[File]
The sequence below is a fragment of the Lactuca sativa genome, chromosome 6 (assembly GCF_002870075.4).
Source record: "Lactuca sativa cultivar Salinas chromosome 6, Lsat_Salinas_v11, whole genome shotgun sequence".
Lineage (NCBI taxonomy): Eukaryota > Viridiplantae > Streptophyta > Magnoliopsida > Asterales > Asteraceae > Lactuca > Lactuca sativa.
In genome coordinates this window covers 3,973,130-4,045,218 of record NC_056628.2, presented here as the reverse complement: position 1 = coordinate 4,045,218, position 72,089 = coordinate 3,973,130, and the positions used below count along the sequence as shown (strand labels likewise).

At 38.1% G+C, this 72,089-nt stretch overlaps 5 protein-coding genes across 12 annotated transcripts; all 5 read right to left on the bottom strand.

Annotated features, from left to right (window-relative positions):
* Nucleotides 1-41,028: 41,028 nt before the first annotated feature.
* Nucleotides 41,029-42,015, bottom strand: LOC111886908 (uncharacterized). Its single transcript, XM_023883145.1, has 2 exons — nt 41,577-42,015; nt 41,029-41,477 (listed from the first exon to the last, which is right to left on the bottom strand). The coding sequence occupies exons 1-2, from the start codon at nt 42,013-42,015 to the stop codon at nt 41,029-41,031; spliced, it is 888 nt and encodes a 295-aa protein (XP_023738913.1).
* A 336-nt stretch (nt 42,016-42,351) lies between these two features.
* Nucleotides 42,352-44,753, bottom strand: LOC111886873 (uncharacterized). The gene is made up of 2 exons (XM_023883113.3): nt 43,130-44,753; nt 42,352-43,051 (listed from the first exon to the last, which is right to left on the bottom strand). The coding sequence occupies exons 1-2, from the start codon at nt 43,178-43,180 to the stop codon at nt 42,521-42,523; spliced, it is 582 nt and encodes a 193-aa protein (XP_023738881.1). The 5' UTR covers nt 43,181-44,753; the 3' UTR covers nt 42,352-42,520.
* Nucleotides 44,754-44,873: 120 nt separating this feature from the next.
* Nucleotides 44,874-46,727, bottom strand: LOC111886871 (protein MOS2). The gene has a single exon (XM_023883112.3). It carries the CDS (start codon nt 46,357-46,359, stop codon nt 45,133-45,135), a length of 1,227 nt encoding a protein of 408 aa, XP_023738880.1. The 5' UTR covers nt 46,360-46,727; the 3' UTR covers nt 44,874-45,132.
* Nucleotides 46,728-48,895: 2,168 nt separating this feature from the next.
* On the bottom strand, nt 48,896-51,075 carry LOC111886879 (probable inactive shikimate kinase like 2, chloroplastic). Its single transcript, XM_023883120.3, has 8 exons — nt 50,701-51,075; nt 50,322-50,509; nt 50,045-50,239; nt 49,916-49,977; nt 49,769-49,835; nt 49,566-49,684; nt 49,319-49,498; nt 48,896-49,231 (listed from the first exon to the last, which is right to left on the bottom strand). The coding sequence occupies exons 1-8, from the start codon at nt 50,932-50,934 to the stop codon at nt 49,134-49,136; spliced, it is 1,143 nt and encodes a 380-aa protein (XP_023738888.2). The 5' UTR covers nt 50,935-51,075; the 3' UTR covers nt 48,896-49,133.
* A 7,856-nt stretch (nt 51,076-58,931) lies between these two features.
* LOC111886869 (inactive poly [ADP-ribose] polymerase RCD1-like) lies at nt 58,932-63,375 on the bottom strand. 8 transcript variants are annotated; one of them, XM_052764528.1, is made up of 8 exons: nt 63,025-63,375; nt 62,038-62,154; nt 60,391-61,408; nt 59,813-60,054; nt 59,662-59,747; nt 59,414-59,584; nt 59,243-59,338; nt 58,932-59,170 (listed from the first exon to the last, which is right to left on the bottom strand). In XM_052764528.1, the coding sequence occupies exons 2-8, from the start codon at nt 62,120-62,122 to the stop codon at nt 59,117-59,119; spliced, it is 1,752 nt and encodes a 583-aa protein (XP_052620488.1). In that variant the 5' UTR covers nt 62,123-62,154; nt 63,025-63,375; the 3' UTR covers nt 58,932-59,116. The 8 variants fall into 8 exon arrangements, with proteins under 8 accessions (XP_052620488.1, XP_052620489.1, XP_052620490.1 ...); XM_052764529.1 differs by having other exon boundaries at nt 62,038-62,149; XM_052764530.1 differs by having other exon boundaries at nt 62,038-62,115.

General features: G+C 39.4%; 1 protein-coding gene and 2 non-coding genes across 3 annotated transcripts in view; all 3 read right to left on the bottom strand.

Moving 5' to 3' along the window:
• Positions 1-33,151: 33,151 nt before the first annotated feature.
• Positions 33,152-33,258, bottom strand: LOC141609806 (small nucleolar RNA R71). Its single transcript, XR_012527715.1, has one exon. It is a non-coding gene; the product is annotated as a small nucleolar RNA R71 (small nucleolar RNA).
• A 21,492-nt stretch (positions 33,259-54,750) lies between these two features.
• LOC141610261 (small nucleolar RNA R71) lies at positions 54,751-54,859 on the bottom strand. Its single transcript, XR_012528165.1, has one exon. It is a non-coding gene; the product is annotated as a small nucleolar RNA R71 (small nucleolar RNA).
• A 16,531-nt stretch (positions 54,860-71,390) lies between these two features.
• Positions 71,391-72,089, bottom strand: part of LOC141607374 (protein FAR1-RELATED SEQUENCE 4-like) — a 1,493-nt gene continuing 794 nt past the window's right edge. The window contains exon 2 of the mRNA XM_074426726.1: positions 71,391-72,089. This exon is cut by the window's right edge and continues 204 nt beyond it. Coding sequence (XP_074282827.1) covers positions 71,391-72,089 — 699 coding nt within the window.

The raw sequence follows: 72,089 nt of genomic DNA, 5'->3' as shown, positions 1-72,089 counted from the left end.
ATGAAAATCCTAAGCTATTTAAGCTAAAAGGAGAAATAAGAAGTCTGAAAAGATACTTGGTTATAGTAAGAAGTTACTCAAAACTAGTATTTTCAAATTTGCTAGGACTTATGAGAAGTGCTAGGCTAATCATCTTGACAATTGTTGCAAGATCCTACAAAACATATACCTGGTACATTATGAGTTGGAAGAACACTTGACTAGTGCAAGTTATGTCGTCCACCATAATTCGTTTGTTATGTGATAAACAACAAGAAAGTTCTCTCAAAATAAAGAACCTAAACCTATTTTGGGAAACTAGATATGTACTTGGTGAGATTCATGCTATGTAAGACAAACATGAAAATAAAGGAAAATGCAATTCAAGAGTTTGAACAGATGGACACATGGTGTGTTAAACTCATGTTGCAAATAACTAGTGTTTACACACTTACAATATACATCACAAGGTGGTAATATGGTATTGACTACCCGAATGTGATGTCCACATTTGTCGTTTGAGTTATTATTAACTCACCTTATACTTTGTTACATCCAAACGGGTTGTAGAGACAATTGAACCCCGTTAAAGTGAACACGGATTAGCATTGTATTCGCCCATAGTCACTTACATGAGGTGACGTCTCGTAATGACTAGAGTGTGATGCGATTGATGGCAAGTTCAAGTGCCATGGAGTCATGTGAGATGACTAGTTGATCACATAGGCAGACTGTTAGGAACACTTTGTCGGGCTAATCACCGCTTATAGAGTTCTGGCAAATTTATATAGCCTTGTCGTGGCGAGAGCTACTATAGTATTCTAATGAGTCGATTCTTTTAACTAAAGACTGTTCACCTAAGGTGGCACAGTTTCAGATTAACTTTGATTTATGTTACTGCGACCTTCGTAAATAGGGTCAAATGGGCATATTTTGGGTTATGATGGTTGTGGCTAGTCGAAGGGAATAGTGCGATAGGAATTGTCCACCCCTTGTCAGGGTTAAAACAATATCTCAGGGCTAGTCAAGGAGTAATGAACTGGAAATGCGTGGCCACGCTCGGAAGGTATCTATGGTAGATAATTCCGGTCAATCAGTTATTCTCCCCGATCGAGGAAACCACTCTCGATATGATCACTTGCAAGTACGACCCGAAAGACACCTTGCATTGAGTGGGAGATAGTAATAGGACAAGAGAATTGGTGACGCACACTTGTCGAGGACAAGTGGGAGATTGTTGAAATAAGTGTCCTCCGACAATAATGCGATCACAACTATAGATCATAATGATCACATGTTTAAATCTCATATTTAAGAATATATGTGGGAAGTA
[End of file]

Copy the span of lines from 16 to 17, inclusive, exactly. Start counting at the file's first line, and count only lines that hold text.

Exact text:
* LOC111886869 (inactive poly [ADP-ribose] polymerase RCD1-like) lies at nt 58,932-63,375 on the bottom strand. 8 transcript variants are annotated; one of them, XM_052764528.1, is made up of 8 exons: nt 63,025-63,375; nt 62,038-62,154; nt 60,391-61,408; nt 59,813-60,054; nt 59,662-59,747; nt 59,414-59,584; nt 59,243-59,338; nt 58,932-59,170 (listed from the first exon to the last, which is right to left on the bottom strand). In XM_052764528.1, the coding sequence occupies exons 2-8, from the start codon at nt 62,120-62,122 to the stop codon at nt 59,117-59,119; spliced, it is 1,752 nt and encodes a 583-aa protein (XP_052620488.1). In that variant the 5' UTR covers nt 62,123-62,154; nt 63,025-63,375; the 3' UTR covers nt 58,932-59,116. The 8 variants fall into 8 exon arrangements, with proteins under 8 accessions (XP_052620488.1, XP_052620489.1, XP_052620490.1 ...); XM_052764529.1 differs by having other exon boundaries at nt 62,038-62,149; XM_052764530.1 differs by having other exon boundaries at nt 62,038-62,115.

General features: G+C 39.4%; 1 protein-coding gene and 2 non-coding genes across 3 annotated transcripts in view; all 3 read right to left on the bottom strand.